Sometimes courts, clear as to the result to be reached, but not always happy in the words used to describe it, have talked the law of nuisance in this connection and it must be admitted that there is some language in the Ohio cases using this terminology.*fn13 But the basis for liability is not really nuisance, a wrong in itself for which equitable relief against continuance would be appropriate.*fn14 The basis of liability, instead, is the conclusion that when a man does something extraordinarily dangerous which creates an unusual risk to his neighbors he should bear the consequences when that risk ripens into harm.*fn15 Not only is this the now orthodox explanation of the basis of liability, but we think it is perfectly consistent with the Ohio decisions. These decisions suggest the imposition of liability where one collects and keeps on one's premises anything inherently dangerous or likely to do mischief if it escapes, which escaping, injures another in the enjoyment of his legal rights.*fn16 Originally the Ohio cases made a distinction between those substances "at all times, in all places, and under all circumstances, dangerous" which are made for their dangerous qualities and those that may be dangerous if not stored properly but are used for other than their dangerous capabilities.*fn17 Now the Ohio rule weighs the various factors in the manner suggested by the Restatement*fn18 and liability depends upon the degree of potential injury compared with the utility and common usage.*fn19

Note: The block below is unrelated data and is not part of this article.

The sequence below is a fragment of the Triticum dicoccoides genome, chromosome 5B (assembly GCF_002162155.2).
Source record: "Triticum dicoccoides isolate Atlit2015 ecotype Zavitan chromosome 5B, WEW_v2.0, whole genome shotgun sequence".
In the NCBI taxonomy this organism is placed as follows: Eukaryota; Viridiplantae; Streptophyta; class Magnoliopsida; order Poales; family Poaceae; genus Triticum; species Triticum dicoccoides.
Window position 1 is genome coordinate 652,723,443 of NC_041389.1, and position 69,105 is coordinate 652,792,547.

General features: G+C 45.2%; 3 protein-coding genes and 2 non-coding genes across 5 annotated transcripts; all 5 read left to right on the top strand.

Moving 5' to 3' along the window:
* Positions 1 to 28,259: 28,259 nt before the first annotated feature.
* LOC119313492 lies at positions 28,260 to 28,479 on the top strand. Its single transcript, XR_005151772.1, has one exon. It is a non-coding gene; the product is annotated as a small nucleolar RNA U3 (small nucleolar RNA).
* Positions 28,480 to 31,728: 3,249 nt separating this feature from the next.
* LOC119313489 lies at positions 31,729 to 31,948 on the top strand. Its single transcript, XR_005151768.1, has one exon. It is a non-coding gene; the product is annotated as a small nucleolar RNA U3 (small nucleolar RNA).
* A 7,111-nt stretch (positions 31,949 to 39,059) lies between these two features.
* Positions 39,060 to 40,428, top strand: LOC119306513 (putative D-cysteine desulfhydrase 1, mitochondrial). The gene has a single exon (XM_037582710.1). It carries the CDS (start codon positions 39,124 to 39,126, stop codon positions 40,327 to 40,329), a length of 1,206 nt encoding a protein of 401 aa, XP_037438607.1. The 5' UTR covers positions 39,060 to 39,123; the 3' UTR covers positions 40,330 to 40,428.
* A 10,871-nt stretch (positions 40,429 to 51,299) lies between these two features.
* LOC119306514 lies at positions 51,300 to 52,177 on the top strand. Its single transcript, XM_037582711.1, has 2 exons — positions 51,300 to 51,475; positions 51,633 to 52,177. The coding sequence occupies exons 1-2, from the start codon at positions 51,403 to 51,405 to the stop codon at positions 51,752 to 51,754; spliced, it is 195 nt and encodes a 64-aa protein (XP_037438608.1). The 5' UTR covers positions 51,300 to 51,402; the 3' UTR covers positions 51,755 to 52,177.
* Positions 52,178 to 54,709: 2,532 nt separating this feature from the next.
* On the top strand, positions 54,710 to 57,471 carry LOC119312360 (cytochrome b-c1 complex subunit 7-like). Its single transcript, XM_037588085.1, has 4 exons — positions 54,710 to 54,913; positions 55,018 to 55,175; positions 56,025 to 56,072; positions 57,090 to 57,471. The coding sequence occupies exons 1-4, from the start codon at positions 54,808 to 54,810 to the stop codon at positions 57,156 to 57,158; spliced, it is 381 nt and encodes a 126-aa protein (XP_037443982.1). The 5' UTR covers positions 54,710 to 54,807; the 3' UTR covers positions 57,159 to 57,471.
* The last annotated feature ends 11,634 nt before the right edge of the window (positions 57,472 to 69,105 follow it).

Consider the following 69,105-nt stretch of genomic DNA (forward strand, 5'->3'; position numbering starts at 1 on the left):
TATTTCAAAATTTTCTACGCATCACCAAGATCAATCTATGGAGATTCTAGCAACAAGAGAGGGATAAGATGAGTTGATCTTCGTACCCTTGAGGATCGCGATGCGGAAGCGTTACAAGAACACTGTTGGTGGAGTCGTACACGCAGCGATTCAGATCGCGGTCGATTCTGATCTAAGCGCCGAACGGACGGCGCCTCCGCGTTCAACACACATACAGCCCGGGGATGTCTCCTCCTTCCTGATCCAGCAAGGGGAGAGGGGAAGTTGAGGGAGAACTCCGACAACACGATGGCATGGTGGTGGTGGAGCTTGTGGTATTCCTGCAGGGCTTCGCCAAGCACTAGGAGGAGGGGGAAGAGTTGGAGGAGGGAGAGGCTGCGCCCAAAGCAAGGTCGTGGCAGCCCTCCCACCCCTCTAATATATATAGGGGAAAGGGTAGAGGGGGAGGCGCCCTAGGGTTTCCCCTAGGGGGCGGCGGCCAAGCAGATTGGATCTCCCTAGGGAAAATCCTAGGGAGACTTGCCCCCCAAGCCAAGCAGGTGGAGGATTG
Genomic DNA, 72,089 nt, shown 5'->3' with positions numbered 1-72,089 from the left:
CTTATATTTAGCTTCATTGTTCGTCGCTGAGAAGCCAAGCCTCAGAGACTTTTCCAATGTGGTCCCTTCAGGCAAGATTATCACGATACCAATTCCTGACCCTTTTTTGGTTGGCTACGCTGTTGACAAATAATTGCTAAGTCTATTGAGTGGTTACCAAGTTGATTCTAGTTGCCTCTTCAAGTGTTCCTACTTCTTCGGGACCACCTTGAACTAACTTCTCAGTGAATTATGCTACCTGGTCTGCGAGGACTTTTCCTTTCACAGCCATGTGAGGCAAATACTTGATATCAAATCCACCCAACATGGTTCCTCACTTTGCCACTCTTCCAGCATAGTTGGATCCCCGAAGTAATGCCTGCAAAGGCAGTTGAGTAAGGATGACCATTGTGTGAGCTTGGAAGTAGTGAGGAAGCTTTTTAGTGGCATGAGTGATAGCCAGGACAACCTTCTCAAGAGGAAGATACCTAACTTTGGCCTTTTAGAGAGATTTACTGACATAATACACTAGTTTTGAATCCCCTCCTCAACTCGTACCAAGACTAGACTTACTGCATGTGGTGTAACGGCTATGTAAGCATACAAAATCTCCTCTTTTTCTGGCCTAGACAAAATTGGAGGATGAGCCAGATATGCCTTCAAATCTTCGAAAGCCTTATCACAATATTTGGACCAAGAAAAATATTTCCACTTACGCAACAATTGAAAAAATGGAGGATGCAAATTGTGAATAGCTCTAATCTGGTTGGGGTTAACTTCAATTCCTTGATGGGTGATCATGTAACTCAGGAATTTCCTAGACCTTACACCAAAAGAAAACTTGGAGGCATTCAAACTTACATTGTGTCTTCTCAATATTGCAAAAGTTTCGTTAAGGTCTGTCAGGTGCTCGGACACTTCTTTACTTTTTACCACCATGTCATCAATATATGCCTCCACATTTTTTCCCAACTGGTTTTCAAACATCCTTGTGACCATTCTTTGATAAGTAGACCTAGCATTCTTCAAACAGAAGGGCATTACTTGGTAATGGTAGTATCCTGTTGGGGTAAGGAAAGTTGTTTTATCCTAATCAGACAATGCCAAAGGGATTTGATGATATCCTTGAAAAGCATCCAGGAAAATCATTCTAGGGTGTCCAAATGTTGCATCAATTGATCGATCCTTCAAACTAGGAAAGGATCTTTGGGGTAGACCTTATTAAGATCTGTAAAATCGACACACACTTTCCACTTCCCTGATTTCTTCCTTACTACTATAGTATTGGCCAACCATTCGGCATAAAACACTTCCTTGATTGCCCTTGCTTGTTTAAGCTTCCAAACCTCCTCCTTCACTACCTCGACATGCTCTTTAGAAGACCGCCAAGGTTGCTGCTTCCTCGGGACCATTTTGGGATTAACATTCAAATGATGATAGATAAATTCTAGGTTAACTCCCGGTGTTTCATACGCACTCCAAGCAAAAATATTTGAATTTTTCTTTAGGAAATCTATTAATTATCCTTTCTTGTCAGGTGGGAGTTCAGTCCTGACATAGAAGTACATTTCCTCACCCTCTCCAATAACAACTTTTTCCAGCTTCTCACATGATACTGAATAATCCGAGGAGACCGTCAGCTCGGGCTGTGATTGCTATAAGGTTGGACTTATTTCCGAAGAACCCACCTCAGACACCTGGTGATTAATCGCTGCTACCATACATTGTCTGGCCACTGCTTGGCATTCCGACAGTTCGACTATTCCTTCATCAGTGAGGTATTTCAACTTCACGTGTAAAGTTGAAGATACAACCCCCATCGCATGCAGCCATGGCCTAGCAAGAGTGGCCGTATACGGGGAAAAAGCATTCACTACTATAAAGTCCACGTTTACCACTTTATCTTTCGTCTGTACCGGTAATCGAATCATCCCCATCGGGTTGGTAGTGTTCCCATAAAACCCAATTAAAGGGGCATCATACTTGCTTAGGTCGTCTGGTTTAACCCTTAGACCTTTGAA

The liability imposed by this "ultrahazardous activity" doctrine is one imposed in him when he engages in such activity. Usually it is a land occupier, although it may be one who conducts such activities on another's land as, for instance, a blasting operation in the course of railroad construction.*fn20 If the defendant in this case were the East Ohio Company, the application of the doctrine to East Ohio's storage of "liquefied gas" would be the major problem in the case. But this is not a suit against the East Ohio Company; it is a suit against the people who supplied the material and built the storage tank which gave way. Contrary to appellant's argument, they are not in the situation of one who creates a nuisance like the building of a dam which floods another's land or a structure which encroaches upon a neighboring property. The defendants built a tank for East Ohio and were paid for it. They did not operate a gas liquefaction and storage enterprise. It is true, for East Ohio's benefit, they supervised the first filling of the tank. But the tank had been filled five times since the defendants had supervised the first filling.